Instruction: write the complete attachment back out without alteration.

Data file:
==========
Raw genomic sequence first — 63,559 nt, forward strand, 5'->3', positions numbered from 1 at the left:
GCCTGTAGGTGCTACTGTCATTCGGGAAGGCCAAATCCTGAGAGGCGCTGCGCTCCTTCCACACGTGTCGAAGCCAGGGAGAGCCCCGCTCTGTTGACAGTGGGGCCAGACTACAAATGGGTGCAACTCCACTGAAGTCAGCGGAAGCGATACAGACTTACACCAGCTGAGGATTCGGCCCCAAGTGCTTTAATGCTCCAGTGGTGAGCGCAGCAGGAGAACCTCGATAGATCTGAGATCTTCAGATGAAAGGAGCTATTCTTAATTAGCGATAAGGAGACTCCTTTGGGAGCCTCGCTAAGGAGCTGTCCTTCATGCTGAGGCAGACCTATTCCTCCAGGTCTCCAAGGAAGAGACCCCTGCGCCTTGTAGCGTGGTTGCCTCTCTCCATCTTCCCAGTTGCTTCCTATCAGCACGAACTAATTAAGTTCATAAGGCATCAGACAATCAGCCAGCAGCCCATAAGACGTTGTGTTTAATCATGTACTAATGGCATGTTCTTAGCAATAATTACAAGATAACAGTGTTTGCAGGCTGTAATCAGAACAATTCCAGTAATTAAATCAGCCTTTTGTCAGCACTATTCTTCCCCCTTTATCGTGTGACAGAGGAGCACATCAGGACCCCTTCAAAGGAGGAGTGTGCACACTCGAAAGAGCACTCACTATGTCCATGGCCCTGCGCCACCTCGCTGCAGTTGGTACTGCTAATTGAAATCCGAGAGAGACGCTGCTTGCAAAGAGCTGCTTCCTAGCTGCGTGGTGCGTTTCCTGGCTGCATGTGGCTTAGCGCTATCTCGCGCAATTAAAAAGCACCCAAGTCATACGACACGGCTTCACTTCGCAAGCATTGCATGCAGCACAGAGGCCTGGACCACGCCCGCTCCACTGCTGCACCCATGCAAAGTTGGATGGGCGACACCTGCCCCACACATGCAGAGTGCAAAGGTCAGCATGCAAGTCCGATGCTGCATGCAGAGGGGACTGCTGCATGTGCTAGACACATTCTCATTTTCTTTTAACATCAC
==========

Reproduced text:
Raw genomic sequence first — 63,559 nt, forward strand, 5'->3', positions numbered from 1 at the left:
GCCTGTAGGTGCTACTGTCATTCGGGAAGGCCAAATCCTGAGAGGCGCTGCGCTCCTTCCACACGTGTCGAAGCCAGGGAGAGCCCCGCTCTGTTGACAGTGGGGCCAGACTACAAATGGGTGCAACTCCACTGAAGTCAGCGGAAGCGATACAGACTTACACCAGCTGAGGATTCGGCCCCAAGTGCTTTAATGCTCCAGTGGTGAGCGCAGCAGGAGAACCTCGATAGATCTGAGATCTTCAGATGAAAGGAGCTATTCTTAATTAGCGATAAGGAGACTCCTTTGGGAGCCTCGCTAAGGAGCTGTCCTTCATGCTGAGGCAGACCTATTCCTCCAGGTCTCCAAGGAAGAGACCCCTGCGCCTTGTAGCGTGGTTGCCTCTCTCCATCTTCCCAGTTGCTTCCTATCAGCACGAACTAATTAAGTTCATAAGGCATCAGACAATCAGCCAGCAGCCCATAAGACGTTGTGTTTAATCATGTACTAATGGCATGTTCTTAGCAATAATTACAAGATAACAGTGTTTGCAGGCTGTAATCAGAACAATTCCAGTAATTAAATCAGCCTTTTGTCAGCACTATTCTTCCCCCTTTATCGTGTGACAGAGGAGCACATCAGGACCCCTTCAAAGGAGGAGTGTGCACACTCGAAAGAGCACTCACTATGTCCATGGCCCTGCGCCACCTCGCTGCAGTTGGTACTGCTAATTGAAATCCGAGAGAGACGCTGCTTGCAAAGAGCTGCTTCCTAGCTGCGTGGTGCGTTTCCTGGCTGCATGTGGCTTAGCGCTATCTCGCGCAATTAAAAAGCACCCAAGTCATACGACACGGCTTCACTTCGCAAGCATTGCATGCAGCACAGAGGCCTGGACCACGCCCGCTCCACTGCTGCACCCATGCAAAGTTGGATGGGCGACACCTGCCCCACACATGCAGAGTGCAAAGGTCAGCATGCAAGTCCGATGCTGCATGCAGAGGGGACTGCTGCATGTGCTAGACACATTCTCATTTTCTTTTAACATCAC